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Omanga ready for MLS, Revolution

Posted by Julian Cardillo  January 22, 2014 10:17 AM

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BOSTON- Pierre Omanga isn't your typical college draft pick.

First off, he's 25 years old. And he's one of the few Division II players to enter the MLS Combine and get selected in the Superdraft. But age and collegiate competition can be subjective measures for a new player.

"He's very mature," said Southern New Hampshire University Head Coach Marc Hubbard of Omanga, who was last year's Division II player of the year. "He's a very experienced player. He's not going to be nervous or scared."

On Tuesday, the Revolution drafted Omanga 50th overall in the third round of the Superdraft. He was their only pick of the day.

Omanga is expected to join the Revolution for training camp, which begins on Jan. 25. And he's expected to bring with him all of his prowess as a goalscorer, hold-up player, and sharp-shooter as he fights for a professional contract and a spot on one MLS' most offensively creative teams.

His record as a collegiate player shows that he may have a bright future ahead. Omanga helped lead the Penmen to a National Championship last year, scoring 21 goals and adding three assists. He's a right-footed player, but is capable with his left and can play out wide even though his preferred position is striker.

That repertoire should suit Revolution Head Coach Jay Heaps just fine if he chooses to stick with the hybrid 4-1-4-1 formation in 2014. And even if he doesn't, the Revolution still need a deep group of forwards that knows how to score goals.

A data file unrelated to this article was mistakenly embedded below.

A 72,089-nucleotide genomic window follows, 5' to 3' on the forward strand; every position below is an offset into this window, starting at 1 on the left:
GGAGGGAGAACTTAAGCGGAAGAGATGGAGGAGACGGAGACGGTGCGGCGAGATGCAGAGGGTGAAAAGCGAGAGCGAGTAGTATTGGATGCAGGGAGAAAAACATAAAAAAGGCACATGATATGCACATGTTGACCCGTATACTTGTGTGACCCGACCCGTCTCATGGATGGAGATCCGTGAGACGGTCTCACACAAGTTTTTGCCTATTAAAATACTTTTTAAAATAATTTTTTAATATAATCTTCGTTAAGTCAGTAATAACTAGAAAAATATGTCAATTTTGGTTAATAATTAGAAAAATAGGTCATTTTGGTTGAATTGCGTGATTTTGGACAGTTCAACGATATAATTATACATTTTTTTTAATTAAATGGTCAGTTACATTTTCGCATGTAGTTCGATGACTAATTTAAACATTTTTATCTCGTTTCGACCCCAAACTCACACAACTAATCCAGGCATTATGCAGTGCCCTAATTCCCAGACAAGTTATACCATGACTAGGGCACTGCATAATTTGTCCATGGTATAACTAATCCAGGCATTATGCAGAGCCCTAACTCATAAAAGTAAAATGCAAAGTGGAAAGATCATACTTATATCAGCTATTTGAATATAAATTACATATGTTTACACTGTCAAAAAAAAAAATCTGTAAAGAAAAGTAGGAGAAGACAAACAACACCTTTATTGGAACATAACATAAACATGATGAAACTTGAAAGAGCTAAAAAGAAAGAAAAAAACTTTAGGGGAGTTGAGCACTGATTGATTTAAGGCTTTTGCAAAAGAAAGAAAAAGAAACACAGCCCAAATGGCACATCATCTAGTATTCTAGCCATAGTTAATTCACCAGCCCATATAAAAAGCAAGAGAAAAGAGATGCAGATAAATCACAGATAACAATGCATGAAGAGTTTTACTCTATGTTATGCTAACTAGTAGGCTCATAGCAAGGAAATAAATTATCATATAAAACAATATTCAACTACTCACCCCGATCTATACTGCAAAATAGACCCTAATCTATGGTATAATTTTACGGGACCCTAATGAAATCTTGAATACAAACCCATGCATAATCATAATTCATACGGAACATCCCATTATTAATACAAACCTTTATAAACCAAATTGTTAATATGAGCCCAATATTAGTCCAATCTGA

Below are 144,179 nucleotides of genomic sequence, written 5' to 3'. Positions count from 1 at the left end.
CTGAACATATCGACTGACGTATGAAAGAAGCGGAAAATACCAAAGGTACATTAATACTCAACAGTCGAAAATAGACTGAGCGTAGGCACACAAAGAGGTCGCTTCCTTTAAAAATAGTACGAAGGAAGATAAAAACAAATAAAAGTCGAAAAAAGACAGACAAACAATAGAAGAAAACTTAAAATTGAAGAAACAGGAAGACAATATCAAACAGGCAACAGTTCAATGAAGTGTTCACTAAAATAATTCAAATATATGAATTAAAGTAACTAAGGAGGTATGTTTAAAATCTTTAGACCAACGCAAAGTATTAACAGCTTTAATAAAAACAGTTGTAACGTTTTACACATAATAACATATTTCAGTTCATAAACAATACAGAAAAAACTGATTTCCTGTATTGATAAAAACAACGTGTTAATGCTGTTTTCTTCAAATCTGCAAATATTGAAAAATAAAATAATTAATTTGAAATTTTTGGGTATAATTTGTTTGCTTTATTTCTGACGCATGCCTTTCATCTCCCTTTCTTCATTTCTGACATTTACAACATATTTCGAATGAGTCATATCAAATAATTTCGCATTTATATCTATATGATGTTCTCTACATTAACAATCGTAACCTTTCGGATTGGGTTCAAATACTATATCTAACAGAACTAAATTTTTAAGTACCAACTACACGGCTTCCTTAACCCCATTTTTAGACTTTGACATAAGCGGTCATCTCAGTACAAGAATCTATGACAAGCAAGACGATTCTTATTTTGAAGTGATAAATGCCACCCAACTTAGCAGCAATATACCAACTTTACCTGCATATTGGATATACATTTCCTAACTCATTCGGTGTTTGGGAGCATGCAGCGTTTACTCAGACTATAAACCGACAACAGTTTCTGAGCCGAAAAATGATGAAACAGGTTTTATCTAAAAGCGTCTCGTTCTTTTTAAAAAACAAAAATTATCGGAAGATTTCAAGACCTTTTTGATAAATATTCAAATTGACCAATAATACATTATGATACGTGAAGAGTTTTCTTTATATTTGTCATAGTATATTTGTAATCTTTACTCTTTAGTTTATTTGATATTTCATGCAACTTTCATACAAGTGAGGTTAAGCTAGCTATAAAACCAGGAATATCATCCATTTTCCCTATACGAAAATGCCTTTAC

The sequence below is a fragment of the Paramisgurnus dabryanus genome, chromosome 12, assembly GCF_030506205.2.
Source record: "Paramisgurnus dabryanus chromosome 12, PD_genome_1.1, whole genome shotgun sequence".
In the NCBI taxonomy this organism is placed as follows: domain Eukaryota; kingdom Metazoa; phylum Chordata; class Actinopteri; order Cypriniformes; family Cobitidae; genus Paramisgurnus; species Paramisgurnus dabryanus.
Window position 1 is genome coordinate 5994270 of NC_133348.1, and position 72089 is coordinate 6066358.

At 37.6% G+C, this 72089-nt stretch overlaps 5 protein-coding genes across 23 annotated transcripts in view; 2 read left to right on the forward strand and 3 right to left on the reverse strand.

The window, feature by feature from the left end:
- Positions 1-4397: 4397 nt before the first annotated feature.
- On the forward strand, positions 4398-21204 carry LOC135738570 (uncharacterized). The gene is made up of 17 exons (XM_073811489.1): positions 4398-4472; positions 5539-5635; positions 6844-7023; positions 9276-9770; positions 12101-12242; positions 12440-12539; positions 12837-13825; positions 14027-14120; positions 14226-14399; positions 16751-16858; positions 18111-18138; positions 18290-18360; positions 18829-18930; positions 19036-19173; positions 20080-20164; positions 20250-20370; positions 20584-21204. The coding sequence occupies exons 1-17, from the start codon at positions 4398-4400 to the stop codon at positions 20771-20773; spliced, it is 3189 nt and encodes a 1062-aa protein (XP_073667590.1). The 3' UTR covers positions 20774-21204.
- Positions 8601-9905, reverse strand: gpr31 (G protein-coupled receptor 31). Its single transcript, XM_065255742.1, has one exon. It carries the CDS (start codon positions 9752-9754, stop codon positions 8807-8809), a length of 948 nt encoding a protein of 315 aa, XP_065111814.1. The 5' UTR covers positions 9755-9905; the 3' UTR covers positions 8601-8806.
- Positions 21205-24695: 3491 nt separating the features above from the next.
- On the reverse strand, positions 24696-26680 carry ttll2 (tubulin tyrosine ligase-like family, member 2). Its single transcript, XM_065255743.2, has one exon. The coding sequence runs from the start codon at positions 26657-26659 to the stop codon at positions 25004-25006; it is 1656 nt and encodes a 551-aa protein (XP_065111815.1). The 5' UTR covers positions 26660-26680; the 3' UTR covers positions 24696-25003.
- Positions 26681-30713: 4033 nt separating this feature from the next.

"He's a very opportunistic goal scorer," said Hubbard via a phone interview on Wednesday morning. "He can score with both feet, his head, he's comfortable and composed in the box. He times his runs correctly. He's dangerous in the final third. Dangerous."

"He's a poacher," Hubbard continued. "He has the vision and the ability to find another guy, but if he sees a window he'll take it himself from any angle."

Most of Omanga's characteristics are in demand by the Revolution, particularly after the official loss of Juan Agudelo to Stoke City. Whether Omanga's hold-up play and shooting translate to the MLS level remains to be seen. Nevertheless, his college coach says Omanga's confident and ready for the challenge.

"He'll have a chance to prove himself. He'll be seen every day. I'm not surprised [the Revolution] selected him. He got himself into the Combine and did relatively well."

Omanga is originally from Paris but moved to the United States for college. He originally attended the University of Montevallo in Alabama, but transferred to Southern New Hampshire in 2013 for academic reasons. The fact that Hubbard and the Penmen were looking to win a National Championship was a bonus.

Omanga netted the game-winner in the title game against Carson-Newman, sealing up a 2-1 victory by converting from the penalty spot. Though the goal didn't come from the run of play, Omanga was satisfied with his performance and that he scored-- especially since he was disappointed in his play during the semifinal leg against Rockhurst.

"He's his own harshest critic," added Hubbard. "He's very focused. He's a very likeable person and gets along with everyone. He'll pick his moments to laugh and joke but he's very serious. He'll stick to himself and focus on what he does best. He lets his playing do the talking."

If you want to reach Julian email him at and follow him on twitter @juliancardillo

This blog is not written or edited by or the Boston Globe.
The author is solely responsible for the content.

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About Corner Kicks: Julian Cardillo offers insight and analysis about the New England Revolution as well as European and international soccer.

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